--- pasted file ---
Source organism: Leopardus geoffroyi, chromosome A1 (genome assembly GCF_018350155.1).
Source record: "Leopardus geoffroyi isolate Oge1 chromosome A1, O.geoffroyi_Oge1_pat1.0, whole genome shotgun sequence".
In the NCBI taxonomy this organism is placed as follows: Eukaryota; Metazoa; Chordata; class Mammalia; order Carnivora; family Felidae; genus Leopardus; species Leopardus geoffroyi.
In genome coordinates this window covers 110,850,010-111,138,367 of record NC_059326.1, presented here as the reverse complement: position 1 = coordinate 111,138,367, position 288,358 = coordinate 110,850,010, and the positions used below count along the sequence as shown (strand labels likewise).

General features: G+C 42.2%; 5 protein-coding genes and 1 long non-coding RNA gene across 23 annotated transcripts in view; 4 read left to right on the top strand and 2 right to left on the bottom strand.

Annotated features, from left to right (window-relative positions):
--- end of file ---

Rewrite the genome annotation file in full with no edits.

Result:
Source organism: Leopardus geoffroyi, chromosome A1 (genome assembly GCF_018350155.1).
Source record: "Leopardus geoffroyi isolate Oge1 chromosome A1, O.geoffroyi_Oge1_pat1.0, whole genome shotgun sequence".
In the NCBI taxonomy this organism is placed as follows: Eukaryota; Metazoa; Chordata; class Mammalia; order Carnivora; family Felidae; genus Leopardus; species Leopardus geoffroyi.
In genome coordinates this window covers 110,850,010-111,138,367 of record NC_059326.1, presented here as the reverse complement: position 1 = coordinate 111,138,367, position 288,358 = coordinate 110,850,010, and the positions used below count along the sequence as shown (strand labels likewise).

General features: G+C 42.2%; 5 protein-coding genes and 1 long non-coding RNA gene across 23 annotated transcripts in view; 4 read left to right on the top strand and 2 right to left on the bottom strand.

Annotated features, from left to right (window-relative positions):